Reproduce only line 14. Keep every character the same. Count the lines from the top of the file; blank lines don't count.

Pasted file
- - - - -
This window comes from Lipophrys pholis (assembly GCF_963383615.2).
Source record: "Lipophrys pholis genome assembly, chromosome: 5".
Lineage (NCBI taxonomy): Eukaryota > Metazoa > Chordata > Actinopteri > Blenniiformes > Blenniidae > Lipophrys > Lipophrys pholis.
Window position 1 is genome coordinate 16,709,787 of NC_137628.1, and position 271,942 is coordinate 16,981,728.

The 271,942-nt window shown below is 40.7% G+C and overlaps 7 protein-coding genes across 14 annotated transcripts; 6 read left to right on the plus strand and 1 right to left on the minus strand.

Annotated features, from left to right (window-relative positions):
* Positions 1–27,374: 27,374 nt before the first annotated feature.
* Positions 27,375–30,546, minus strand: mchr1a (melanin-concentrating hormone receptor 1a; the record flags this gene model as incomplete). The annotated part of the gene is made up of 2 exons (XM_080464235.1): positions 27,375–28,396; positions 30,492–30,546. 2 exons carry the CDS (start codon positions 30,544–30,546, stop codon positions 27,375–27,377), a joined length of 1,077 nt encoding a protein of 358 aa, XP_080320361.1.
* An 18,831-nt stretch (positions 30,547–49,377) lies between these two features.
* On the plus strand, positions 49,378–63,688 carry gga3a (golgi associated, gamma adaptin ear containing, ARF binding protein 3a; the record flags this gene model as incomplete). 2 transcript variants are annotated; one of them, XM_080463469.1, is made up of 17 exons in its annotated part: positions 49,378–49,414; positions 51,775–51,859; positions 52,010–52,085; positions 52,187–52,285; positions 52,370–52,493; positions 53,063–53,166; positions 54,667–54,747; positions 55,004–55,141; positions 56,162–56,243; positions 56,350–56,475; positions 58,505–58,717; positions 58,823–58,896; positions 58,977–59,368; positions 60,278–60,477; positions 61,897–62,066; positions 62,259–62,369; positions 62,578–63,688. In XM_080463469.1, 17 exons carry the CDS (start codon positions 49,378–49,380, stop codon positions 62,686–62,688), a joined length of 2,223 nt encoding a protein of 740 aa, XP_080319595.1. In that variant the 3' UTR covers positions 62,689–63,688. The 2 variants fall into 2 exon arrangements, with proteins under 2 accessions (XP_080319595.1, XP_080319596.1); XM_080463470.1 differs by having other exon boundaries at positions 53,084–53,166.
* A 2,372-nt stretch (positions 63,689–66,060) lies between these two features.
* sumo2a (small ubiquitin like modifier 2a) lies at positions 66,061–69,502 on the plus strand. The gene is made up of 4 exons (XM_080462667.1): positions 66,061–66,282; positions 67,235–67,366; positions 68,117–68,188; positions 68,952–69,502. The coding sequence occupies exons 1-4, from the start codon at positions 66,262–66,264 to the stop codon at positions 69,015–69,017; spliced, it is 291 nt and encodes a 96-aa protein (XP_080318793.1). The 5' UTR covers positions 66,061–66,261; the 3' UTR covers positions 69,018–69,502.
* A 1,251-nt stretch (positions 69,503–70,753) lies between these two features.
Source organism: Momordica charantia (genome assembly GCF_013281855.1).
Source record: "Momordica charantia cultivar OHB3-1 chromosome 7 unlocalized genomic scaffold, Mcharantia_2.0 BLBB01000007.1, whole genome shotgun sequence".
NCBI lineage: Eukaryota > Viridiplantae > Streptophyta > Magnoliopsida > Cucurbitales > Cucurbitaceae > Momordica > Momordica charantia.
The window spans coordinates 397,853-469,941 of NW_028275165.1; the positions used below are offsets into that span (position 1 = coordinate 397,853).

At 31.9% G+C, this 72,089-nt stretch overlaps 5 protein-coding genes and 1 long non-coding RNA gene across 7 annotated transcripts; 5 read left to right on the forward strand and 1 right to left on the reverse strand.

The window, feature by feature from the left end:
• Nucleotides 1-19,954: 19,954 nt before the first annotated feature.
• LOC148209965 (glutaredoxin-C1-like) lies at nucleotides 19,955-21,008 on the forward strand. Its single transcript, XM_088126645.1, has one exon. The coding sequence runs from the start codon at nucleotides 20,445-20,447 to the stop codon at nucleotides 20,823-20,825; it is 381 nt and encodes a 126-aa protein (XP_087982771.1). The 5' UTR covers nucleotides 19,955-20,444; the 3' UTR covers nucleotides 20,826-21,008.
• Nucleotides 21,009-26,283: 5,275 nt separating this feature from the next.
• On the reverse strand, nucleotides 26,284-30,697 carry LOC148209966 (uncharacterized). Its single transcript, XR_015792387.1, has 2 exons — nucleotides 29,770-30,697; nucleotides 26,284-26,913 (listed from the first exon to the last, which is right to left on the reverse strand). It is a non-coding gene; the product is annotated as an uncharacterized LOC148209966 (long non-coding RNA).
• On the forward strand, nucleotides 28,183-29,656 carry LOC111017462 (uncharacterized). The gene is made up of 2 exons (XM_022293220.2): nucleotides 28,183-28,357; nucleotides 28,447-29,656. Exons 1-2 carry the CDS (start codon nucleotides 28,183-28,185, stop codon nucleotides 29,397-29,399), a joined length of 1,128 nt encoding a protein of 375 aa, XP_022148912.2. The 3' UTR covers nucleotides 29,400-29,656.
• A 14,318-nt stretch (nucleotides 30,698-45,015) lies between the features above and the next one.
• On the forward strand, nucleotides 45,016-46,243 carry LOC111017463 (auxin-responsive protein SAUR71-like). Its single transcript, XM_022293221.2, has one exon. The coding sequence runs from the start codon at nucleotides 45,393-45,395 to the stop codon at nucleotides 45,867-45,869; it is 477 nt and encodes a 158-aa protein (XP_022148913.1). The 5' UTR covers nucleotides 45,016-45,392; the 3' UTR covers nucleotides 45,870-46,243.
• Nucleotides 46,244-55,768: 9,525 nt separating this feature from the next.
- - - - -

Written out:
Source organism: Momordica charantia (genome assembly GCF_013281855.1).